The lodestar method, which multiplies the number of hours by an hourly rate appropriate for the region and the lawyer's experience, is proper in statutory fee-shifting cases. See Gen. Motors, 55 F.3d 821. Conversely, the percentage-of-recovery method is used in common fund cases, on the theory that class members would be unjustly enriched if they did not adequately compensate counsel responsible for establishing the fund. See id. (citation omitted). The Third Circuit and this Court have repeatedly approved and applied the percentage-of-recovery method in common fund securities fraud cases. See, e.g., In re Cendant Corp. Litig. ("Cendant"), 264 F.3d 201, 220 (3d Cir. 2001) ("For the past decade, counsel fees in securities litigation have generally been fixed on a percentage basis rather than by the so-called lodestar method."); In re AremisSoft Corp. Sec. Litig. ("AremisSoft"), 210 F.R.D. 109, 128 (D.N.J. 2002) (observing that "the percentage-of-recovery method is used in common fund cases on the theory that class members would be unjustly enriched if they did not adequately compensate counsel responsible for generating the fund."); see also 15 U.S.C. § 78u-4(a)(6) (providing that a fee award should constitute "a reasonable percentage of the amount of any damages and prejudgment interest actually paid to the class.") Certainly while the Third Circuit has been partial to this method in common fund cases, see id. at 821-22, neither the Circuit nor the United States Supreme Court requires courts to exclusively use the percentage-of-recovery method. See id. at 821 (allowing a court the discretion to select the method) (quoting Weinberger v. Great N. Nekoosa Corp., 925 F.2d 518, 524 (1st Cir. 1991)).

  Respecting the Circuit's preference, this Court relies on the percentage-of-recovery method in all of the cases before it.*fn6 See In re Ikon Office Solutions, Inc. Sec. Litig. ("Ikon"), 194 F.R.D. 166, 194 (E.D. Pa. 2000) (applying the percentage method in a "paradigmatic common fund case") (citing In re Chambers Dev. Sec. Litig., 912 F. Supp. 852, 860 (W.D. Pa. 1995)); see also Boeing Co. v. Van Gemert, 444 U.S. 472, 478 (1980) (recognizing that an attorney who maintains a suit that results in a fund or benefit in which others have a common interest may obtain fees from that common fund); AremisSoft, 210 F.R.D. at 128 ("Attorneys who represent a class and aid in the creation of a settlement fund are entitled to compensation for legal services offered to the settlement fund under the common fund doctrine.") (citation omitted). The fact that case law makes dubious the application of the lodestar method in a class action also supports the Court's election of the percentage-of-recovery method.*fn7 See Ikon, 194 F.R.D. at 194 (noting that the lodestar method has "come under attack" because it may encourage attorneys to delay settlement to maximize fees and strains the judicial system by compelling courts to review the propriety of thousands of billable hours) (citing In re Prudential Ins. Co. of Am. Sales Practices ("Prudential II"), 148 F.3d 283, 333 (3d Cir. 1998)).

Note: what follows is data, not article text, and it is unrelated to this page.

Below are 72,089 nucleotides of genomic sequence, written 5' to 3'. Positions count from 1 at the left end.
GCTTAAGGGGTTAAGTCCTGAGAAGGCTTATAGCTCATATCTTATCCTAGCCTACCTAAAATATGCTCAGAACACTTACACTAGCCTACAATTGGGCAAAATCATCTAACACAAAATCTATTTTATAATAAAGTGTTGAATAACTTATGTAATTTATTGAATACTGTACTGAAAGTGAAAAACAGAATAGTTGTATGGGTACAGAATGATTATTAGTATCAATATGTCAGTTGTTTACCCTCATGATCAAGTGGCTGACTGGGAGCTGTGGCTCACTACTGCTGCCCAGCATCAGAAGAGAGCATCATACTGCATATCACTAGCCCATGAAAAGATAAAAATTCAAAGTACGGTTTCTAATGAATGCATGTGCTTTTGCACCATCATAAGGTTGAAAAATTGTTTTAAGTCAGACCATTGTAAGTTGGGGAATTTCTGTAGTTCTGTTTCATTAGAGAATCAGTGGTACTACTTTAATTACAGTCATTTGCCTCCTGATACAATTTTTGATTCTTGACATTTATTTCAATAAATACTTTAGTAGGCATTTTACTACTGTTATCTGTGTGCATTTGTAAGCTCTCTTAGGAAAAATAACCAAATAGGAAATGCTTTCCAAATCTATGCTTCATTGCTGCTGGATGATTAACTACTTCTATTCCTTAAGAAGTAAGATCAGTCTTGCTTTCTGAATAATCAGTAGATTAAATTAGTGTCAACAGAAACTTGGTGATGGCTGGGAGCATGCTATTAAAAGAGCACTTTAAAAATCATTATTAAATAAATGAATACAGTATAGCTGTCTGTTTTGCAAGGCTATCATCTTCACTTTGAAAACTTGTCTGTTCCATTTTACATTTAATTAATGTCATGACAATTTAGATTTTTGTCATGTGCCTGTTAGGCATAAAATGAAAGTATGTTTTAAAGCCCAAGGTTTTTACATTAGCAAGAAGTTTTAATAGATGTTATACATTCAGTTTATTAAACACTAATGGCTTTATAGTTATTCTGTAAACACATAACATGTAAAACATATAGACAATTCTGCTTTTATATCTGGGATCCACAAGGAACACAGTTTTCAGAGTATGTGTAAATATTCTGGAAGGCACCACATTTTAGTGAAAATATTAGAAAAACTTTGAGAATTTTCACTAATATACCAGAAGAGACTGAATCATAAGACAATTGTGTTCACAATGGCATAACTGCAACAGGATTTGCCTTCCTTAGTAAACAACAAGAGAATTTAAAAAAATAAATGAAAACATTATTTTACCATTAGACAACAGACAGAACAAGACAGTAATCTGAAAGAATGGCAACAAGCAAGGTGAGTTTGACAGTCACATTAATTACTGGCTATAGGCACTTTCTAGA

Applying the percentage-of-recovery approach, a court, first, must value the proposed settlement and, second, decide what percentage of the settlement should be awarded as fees. Gen. Motors, 55 F.3d at 822. In valuing a settlement offer, a district court must "determine a precise valuation of the settlement on which to base its award." Id. Though this is a rigorous task, "[a]t the very least, the district court . . . needs to make some reasonable assessment of the settlement's value." Id.; see also Weiss v. Mercedes-Benz of N. Am., 899 F. Supp. 1297, 1304 (D.N.J. 1995) ("[W]hen parties negotiate a settlement they have far greater control of their destiny than when a matter is submitted to a jury. Moreover, the time and expense that precedes the taking of such a risk can be staggering. This is especially true in complex commercial litigation."), aff'd, 66 F.3d 314 (3d Cir. 1995). A court also must specify the percentage used in calculating the fee award. Gen. Motors, 55 F.3d at 822, though there is no set standard for determining a reasonable percentage. As a general matter, awards calculated under the percentage-of-recovery method can widely range from nineteen percent to forty-five percent of a settlement fund. Computron, 6 F. Supp.2d at 322.

  B. Gunter v. Ridgewood Energy Corp., 223 F.3d 190, 195 n. 1 (3d Cir. 2000) — The Gunter Factor Analysis

  Particularly in a common fund case, a district court should consider several factors in awarding fees to determine if a requested fee is appropriate. See Gunter, 223 F.3d at 195 n. 1; see also In re Safety Components, Inc., Sec. Litig. ("Safety Components"), 166 F. Supp.2d 72, 93-94 (D.N.J. 2001). These factors include:

(1) the size of the fund and the number of persons benefitted;
(2) the presence or absence of substantial objections by class members to the fee amount; (3) the skill and efficiency of counsel;
(4) the complexity and duration of the action; (5) the risk of nonpayment;
(6) the amount of time that counsel spent on the case; and
(7) awards in similar cases.
Gunter, 223 F.3d at 195 n. 1 (citations omitted). These factors "need not be applied in a formulaic way" because "in certain cases, one factor may outweigh the rest." Gunter, 223 F.3d at 195 n. 1.

  C. The Fee and Expense Applications at Issue